Here my good friend Steven Katurebe joins us from Mbarara for last 2 days of well work to help case the well and here sink the pump that is attached to 1 1/2 inch pipe with 3/4 in pipe inside. The innovation of this pump and pipe system from Water4.org is that the rod is also the pipe that delivers the water.
Happy Birthday to Mom and Cousin Brooks.
Here you’ll see a simple method of setting a form for the top of the well casing where the well jack will rest, using a 5 gallon bucket that will be filled with concrete.
In this video you’ll see water come out of the hole for the first time. Water is being pulled from 40 feet down using a 6 inch baler developed by Water4.
Quick break from water wells to hear the legendary story of “Ida and the Roller Coaster.”
Two years ago, Deron and Becca Smith took Ida Bozonoona and her husband Richard to Silver Dollar City in Branson, Mo., and they enjoyed it very much, except Ida nearly “died for a second” when she went upside down. She said never again will she ride that roller coaster that turns upside down. “It will be my child (who rides it),” Ida said.
We’ve really enjoyed staying the night and eating several meals with Richard and Ida. Visiting their place is a highlight of our trip, and they do a great job of giving our children lots of Ugandan experiences such as making chapatis, roast corn and chicken, peeling matooke, and walking through the village smelling coffee blossoms and seeing all the crops including sugar cane, yams, bananas, coffee, and corn.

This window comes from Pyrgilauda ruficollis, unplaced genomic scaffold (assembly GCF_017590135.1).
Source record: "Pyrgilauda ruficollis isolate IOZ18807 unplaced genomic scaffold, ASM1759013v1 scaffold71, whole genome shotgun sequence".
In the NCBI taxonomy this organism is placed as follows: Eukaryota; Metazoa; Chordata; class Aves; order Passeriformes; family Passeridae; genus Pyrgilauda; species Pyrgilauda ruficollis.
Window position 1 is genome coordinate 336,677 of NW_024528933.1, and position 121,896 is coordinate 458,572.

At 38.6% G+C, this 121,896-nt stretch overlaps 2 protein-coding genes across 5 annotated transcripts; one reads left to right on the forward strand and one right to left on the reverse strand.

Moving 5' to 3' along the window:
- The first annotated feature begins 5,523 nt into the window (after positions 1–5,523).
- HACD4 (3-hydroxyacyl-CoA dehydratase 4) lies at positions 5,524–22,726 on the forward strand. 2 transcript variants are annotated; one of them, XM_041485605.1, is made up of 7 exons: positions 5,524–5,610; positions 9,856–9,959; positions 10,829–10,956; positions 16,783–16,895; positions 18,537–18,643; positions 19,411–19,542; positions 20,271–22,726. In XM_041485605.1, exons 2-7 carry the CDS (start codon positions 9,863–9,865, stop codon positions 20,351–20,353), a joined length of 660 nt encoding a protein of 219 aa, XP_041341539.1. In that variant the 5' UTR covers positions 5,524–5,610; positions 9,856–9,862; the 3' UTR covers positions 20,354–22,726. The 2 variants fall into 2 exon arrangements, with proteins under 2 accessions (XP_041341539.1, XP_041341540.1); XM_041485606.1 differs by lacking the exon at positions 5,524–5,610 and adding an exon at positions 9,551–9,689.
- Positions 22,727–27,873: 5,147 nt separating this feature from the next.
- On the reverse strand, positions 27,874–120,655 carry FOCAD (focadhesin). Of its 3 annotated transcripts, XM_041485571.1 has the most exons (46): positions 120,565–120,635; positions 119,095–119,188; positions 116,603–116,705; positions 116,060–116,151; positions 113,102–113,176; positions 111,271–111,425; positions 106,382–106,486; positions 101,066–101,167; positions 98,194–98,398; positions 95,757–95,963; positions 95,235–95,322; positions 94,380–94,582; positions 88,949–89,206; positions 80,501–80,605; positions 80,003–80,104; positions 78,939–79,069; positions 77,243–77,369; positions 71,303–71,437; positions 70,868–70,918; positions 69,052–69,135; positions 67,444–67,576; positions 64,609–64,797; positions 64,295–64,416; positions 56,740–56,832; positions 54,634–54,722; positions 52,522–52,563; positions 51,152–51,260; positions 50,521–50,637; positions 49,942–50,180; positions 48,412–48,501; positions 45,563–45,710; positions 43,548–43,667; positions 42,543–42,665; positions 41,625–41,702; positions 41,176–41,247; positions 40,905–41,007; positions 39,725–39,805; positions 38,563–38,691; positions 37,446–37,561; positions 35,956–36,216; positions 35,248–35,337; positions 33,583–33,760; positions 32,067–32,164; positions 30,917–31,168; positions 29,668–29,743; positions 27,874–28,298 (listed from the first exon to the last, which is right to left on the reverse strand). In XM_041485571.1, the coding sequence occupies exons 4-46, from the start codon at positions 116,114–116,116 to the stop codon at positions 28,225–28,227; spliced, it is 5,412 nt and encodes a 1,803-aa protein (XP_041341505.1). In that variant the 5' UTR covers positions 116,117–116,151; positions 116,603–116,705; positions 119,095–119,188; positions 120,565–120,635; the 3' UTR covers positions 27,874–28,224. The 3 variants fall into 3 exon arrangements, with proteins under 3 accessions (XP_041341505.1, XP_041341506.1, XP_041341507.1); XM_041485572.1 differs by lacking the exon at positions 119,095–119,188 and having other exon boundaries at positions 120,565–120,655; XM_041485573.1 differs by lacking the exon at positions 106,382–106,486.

Here is the video classic telling of “Ida and the Roller Coaster.”
Richard loved riding the roller coaster as much as he enjoyed listening to his wife’s story in this video. Notice Ida’s holding Rubel on her back with a wrap, and Ruben is holding corn and wearing some cute little slippers.
What you’re going to see in this video is the power of working together. A group of Ugandans dug a 15 foot pit for a latrine but never used it. When we broke tools trying to break through lava rock, we decided after 2 days to explore using that pit.
We began 15 feet down and immediately progressed quickly to 25 feet, then 45 feet the next day. You’ll hear Roy Mwesigwa talking about what we’re going to do next, and that was typical of the way we worked for six days together, muddling through, sharing opinions, sometimes too many, and we had to just take one of our ideas and run with it.
You’ll also see a local woman scooping the wet sand/clay mix and she she said she wanted to smear it on her hut. You’ll see my son, Jacob, showing how his hands have chalky white soil on them from the composition of the soil we were extracting, and you’ll see 3 *real* men down in the hole working hard. One of these guys, James Okumu, was the oldest on the well drilling site.
Here is the next video showing the last stage of drilling where we find sandy sludge, a sign of water below. Here is a rewarding but subjective stage where you wonder how far to drill below.
To understand how much water is in the hole at this point, use a string and weight to measure the top of the water (static level) to the bottom of the hole. We were getting 3-5 feet measurements of water and could audibly hear water when we dropped small rocks.